Having just finished writing a sub-chapter of my PhD I decided that a new model was needed to address certain problems. I am not going to publish the whole discussion yet. This new diagram attempts to reflect power dynamics and ideological positions of dominant environmental discourses.
The model is premised on the idea that discourses that suit business interests are legitimized at the expense of discourses that more profoundly problematise current industrial practices. To a large extent, the market determines what information is publicly available because communications either take the form of marketing and/or are produced by industries that are dependent on advertising. Discursive discipline marginalizes critical positions. Furthermore, discourses are not always made explicit; vested interests will mask their intentions to influence policy that works in their favour. The green capitalism discourse is hegemonic but as crises continue to accelerate, a more coersive type of ‘disaster capitalism’ emerges (Klein, 2008).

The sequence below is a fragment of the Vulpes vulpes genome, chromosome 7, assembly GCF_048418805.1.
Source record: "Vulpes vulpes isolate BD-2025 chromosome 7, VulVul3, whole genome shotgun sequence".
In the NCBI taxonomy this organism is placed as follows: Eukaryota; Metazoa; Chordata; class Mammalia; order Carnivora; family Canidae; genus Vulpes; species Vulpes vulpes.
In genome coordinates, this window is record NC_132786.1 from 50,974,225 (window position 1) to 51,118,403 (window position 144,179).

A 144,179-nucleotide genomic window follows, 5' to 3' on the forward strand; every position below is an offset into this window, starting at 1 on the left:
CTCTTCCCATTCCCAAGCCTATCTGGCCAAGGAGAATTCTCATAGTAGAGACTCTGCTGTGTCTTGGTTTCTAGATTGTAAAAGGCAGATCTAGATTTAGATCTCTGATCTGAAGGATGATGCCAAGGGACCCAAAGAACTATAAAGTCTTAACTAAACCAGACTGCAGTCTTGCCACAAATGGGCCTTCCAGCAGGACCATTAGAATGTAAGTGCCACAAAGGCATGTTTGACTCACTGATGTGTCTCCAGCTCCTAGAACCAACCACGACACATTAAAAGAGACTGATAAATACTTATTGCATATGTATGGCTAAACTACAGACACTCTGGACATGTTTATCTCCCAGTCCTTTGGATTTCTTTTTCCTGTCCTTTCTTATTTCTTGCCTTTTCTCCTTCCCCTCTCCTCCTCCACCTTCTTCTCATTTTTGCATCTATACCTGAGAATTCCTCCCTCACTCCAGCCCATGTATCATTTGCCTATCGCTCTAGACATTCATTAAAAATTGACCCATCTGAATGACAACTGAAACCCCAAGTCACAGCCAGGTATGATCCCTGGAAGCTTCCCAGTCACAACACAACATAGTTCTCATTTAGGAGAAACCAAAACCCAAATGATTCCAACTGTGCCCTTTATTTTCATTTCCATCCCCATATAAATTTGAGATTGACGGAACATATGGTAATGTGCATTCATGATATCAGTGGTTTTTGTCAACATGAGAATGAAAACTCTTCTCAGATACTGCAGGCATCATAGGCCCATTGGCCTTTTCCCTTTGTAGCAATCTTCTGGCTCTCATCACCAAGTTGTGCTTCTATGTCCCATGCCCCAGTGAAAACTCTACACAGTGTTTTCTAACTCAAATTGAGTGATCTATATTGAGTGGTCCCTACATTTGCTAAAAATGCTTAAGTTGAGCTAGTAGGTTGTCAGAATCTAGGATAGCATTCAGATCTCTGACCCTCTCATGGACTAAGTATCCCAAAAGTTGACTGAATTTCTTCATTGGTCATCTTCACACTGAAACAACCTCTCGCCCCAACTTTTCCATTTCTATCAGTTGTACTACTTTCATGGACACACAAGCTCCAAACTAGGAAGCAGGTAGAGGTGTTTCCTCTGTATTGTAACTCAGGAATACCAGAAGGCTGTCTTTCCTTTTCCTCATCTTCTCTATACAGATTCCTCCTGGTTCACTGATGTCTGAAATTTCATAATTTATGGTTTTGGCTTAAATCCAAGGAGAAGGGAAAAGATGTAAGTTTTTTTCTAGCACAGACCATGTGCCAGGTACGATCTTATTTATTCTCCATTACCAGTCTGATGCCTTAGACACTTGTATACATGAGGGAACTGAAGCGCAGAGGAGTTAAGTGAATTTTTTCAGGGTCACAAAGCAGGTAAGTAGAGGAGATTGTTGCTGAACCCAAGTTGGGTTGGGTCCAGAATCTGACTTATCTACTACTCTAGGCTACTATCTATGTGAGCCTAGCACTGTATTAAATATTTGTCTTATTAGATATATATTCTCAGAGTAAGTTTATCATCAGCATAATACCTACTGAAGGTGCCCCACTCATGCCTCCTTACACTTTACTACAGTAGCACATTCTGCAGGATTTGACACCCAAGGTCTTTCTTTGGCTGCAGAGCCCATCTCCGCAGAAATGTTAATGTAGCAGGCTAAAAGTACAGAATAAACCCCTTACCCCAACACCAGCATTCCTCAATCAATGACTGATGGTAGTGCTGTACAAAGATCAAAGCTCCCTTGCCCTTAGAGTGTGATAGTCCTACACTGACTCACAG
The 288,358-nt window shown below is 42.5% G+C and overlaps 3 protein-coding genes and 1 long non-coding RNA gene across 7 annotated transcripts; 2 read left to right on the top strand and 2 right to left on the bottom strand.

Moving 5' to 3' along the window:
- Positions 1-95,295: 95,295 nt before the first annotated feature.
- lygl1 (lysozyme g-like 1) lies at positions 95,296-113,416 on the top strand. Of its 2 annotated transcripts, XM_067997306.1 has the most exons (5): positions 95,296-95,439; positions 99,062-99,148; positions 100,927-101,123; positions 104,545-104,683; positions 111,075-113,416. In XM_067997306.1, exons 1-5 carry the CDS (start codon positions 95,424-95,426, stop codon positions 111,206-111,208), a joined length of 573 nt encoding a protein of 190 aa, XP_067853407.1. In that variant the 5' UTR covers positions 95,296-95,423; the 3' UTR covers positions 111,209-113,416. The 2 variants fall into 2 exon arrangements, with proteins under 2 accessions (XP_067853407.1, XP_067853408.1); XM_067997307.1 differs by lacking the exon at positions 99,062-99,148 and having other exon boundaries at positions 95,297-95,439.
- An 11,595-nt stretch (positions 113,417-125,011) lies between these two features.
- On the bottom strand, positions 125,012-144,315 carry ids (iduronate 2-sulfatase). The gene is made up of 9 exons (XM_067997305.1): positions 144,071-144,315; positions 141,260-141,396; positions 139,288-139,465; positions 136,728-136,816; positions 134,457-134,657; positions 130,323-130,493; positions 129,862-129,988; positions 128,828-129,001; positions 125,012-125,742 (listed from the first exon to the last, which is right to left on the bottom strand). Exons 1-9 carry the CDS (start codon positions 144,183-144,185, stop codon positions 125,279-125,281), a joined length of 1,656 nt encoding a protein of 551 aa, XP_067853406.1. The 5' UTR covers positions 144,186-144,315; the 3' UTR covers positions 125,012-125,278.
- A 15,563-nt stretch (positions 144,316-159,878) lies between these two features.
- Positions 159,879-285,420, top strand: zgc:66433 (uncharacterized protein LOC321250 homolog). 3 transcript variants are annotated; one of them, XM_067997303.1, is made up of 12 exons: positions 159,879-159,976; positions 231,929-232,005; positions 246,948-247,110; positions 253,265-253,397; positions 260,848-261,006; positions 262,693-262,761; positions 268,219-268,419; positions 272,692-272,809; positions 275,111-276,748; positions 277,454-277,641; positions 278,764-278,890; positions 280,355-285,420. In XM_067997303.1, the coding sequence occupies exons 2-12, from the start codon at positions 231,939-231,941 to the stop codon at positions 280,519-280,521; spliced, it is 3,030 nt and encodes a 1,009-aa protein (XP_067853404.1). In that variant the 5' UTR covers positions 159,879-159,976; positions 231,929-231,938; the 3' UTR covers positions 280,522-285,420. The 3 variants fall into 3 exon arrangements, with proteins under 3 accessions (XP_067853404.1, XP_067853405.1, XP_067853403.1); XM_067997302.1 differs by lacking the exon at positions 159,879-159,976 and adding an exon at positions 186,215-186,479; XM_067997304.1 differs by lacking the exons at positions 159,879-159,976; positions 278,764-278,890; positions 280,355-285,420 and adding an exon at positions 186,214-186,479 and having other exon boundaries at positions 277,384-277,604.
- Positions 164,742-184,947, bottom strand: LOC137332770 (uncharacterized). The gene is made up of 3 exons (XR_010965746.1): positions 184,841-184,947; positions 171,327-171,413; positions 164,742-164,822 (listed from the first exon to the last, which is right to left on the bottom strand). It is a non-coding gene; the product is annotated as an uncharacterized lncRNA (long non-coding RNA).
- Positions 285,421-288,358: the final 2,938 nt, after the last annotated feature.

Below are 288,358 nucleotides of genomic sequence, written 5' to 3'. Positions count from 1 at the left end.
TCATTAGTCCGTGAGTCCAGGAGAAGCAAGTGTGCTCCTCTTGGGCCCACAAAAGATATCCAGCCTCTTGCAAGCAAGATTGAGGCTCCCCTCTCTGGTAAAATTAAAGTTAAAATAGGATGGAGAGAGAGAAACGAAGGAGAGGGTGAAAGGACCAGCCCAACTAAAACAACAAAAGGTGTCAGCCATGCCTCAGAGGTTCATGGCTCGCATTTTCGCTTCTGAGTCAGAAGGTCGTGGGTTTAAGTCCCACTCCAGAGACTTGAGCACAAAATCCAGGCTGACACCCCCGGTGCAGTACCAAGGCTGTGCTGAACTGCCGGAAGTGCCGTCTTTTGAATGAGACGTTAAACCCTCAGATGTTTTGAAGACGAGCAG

John Drysek’s environmental discourses (from his book The Politics of the Earth – see below):
Diagram is based on John Drysek’s The Politics of the Earth, Oxford University Press, 2005.
Update. March 22nd – The new framework can be seen to reflect the scenarios work EcoLabs did in 2009 based on Holmgren’s Future Scenarios. There is an important difference. Holmgreen’s scenarios frames these four quarters according to rates of severity of climate change and oil depletion. These scenarios are different from the discourses because they are modelled not just around ideological assumptions but on geo-physical impacts – and yet there is some common ground. Similarities may stem from the fact that occurances in the natural world will encourage certain discourses and others are dependent on the relative prosperity that stable ecological systems provide.
More on these scenarios can be found in No.1 EcoMag (Pdf download here).